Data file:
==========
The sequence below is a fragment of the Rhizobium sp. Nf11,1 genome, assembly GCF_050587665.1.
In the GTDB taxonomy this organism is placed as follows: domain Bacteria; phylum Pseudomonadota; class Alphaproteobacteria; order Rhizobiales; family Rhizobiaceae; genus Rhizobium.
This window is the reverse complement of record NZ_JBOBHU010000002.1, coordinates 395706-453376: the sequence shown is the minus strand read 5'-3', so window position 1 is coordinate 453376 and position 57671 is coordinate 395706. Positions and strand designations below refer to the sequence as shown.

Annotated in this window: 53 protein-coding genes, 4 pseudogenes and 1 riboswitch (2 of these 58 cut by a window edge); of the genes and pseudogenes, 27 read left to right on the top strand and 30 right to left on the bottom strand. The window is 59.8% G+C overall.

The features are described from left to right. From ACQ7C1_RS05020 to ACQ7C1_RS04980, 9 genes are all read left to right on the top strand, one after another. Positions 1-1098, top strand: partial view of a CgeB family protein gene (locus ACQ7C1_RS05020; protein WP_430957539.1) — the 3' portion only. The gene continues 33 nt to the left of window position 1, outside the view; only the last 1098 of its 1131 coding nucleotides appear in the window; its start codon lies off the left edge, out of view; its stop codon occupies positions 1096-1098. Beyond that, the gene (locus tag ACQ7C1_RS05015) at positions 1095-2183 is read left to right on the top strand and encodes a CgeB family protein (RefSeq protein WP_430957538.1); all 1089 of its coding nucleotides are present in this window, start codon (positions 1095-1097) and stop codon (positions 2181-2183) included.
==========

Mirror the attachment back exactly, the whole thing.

The sequence below is a fragment of the Rhizobium sp. Nf11,1 genome, assembly GCF_050587665.1.
In the GTDB taxonomy this organism is placed as follows: domain Bacteria; phylum Pseudomonadota; class Alphaproteobacteria; order Rhizobiales; family Rhizobiaceae; genus Rhizobium.
This window is the reverse complement of record NZ_JBOBHU010000002.1, coordinates 395706-453376: the sequence shown is the minus strand read 5'-3', so window position 1 is coordinate 453376 and position 57671 is coordinate 395706. Positions and strand designations below refer to the sequence as shown.

Annotated in this window: 53 protein-coding genes, 4 pseudogenes and 1 riboswitch (2 of these 58 cut by a window edge); of the genes and pseudogenes, 27 read left to right on the top strand and 30 right to left on the bottom strand. The window is 59.8% G+C overall.

The features are described from left to right. From ACQ7C1_RS05020 to ACQ7C1_RS04980, 9 genes are all read left to right on the top strand, one after another. Positions 1-1098, top strand: partial view of a CgeB family protein gene (locus ACQ7C1_RS05020; protein WP_430957539.1) — the 3' portion only. The gene continues 33 nt to the left of window position 1, outside the view; only the last 1098 of its 1131 coding nucleotides appear in the window; its start codon lies off the left edge, out of view; its stop codon occupies positions 1096-1098. Beyond that, the gene (locus tag ACQ7C1_RS05015) at positions 1095-2183 is read left to right on the top strand and encodes a CgeB family protein (RefSeq protein WP_430957538.1); all 1089 of its coding nucleotides are present in this window, start codon (positions 1095-1097) and stop codon (positions 2181-2183) included.